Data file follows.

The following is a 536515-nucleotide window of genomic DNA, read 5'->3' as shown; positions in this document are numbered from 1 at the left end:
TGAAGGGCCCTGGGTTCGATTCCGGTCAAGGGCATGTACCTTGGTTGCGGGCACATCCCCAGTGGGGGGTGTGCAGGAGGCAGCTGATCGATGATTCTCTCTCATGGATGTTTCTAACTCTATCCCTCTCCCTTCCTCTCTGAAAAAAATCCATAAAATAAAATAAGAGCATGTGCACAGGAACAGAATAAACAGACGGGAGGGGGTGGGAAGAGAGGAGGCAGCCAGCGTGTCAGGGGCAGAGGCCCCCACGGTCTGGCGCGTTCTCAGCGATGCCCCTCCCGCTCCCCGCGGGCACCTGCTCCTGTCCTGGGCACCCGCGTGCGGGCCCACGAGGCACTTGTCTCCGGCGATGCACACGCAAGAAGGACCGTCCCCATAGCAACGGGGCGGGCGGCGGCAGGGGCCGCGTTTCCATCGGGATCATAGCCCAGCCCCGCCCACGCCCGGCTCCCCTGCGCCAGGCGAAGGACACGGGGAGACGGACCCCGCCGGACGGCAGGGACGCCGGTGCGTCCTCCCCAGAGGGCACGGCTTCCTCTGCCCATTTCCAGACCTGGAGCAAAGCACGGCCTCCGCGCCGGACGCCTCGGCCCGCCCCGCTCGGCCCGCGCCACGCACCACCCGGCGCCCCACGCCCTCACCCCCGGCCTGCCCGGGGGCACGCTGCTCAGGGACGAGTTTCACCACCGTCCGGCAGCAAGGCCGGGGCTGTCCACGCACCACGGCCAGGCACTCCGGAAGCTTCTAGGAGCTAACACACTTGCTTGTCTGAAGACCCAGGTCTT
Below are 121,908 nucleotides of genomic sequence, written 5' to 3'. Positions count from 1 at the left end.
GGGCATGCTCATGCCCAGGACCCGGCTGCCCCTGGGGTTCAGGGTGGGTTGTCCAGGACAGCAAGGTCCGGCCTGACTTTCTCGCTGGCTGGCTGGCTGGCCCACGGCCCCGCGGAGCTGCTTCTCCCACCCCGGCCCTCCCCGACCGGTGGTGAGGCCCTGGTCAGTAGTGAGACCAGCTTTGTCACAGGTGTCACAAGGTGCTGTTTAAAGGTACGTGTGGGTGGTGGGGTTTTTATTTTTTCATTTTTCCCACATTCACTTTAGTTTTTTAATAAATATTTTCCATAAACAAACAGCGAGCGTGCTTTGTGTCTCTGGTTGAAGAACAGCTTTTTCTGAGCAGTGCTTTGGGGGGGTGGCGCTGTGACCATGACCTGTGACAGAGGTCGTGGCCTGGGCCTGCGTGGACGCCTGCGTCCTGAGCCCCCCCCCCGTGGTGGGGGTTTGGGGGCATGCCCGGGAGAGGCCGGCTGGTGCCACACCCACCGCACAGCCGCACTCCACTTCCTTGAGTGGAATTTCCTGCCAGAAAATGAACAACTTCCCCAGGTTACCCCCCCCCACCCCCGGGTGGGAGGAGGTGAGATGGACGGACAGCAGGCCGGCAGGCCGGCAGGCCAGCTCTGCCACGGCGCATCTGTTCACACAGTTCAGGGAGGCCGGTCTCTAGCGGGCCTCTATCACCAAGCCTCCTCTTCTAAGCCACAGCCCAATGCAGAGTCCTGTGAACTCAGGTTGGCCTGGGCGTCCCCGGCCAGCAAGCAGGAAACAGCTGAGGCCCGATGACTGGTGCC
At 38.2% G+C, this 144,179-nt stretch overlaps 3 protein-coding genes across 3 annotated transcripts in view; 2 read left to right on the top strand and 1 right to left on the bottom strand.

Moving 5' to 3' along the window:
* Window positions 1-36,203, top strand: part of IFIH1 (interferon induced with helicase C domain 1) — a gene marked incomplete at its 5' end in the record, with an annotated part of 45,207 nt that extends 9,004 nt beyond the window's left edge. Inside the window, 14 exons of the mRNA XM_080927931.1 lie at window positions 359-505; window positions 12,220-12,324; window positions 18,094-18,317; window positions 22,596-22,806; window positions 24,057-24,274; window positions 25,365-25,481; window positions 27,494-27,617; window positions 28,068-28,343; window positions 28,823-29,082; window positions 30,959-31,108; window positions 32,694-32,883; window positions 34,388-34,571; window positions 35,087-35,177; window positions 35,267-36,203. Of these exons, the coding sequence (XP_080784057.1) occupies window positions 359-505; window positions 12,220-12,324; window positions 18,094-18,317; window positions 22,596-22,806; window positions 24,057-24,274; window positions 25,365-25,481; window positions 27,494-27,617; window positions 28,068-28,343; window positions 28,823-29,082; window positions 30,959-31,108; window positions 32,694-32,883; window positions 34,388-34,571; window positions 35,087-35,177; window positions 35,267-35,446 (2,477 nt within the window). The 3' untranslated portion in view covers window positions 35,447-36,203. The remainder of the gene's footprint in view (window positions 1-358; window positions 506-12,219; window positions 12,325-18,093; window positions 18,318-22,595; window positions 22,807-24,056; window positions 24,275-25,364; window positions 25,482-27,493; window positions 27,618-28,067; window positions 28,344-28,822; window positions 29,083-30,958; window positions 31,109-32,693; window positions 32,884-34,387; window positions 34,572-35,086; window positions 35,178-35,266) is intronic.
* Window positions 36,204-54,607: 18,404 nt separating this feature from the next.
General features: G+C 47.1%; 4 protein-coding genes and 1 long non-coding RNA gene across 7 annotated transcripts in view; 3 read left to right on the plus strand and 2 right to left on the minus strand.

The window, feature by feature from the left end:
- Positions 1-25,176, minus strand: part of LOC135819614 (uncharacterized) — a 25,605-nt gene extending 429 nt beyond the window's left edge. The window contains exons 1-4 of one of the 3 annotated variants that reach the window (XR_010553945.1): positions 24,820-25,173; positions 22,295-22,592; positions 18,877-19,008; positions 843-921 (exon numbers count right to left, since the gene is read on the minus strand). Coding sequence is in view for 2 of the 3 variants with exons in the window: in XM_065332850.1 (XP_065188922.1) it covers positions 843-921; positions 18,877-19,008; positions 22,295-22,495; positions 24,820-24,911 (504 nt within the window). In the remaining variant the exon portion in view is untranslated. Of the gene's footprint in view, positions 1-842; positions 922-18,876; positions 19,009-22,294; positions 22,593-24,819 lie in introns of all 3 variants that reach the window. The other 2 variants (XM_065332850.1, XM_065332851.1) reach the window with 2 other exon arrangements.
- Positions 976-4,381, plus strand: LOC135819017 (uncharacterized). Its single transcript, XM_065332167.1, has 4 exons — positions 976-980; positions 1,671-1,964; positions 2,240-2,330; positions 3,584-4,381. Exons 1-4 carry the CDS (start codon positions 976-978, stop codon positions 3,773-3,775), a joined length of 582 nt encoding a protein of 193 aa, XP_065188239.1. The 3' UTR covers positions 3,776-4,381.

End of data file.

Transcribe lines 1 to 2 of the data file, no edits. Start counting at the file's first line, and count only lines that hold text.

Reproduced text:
The following is a 536515-nucleotide window of genomic DNA, read 5'->3' as shown; positions in this document are numbered from 1 at the left end:
TGAAGGGCCCTGGGTTCGATTCCGGTCAAGGGCATGTACCTTGGTTGCGGGCACATCCCCAGTGGGGGGTGTGCAGGAGGCAGCTGATCGATGATTCTCTCTCATGGATGTTTCTAACTCTATCCCTCTCCCTTCCTCTCTGAAAAAAATCCATAAAATAAAATAAGAGCATGTGCACAGGAACAGAATAAACAGACGGGAGGGGGTGGGAAGAGAGGAGGCAGCCAGCGTGTCAGGGGCAGAGGCCCCCACGGTCTGGCGCGTTCTCAGCGATGCCCCTCCCGCTCCCCGCGGGCACCTGCTCCTGTCCTGGGCACCCGCGTGCGGGCCCACGAGGCACTTGTCTCCGGCGATGCACACGCAAGAAGGACCGTCCCCATAGCAACGGGGCGGGCGGCGGCAGGGGCCGCGTTTCCATCGGGATCATAGCCCAGCCCCGCCCACGCCCGGCTCCCCTGCGCCAGGCGAAGGACACGGGGAGACGGACCCCGCCGGACGGCAGGGACGCCGGTGCGTCCTCCCCAGAGGGCACGGCTTCCTCTGCCCATTTCCAGACCTGGAGCAAAGCACGGCCTCCGCGCCGGACGCCTCGGCCCGCCCCGCTCGGCCCGCGCCACGCACCACCCGGCGCCCCACGCCCTCACCCCCGGCCTGCCCGGGGGCACGCTGCTCAGGGACGAGTTTCACCACCGTCCGGCAGCAAGGCCGGGGCTGTCCACGCACCACGGCCAGGCACTCCGGAAGCTTCTAGGAGCTAACACACTTGCTTGTCTGAAGACCCAGGTCTT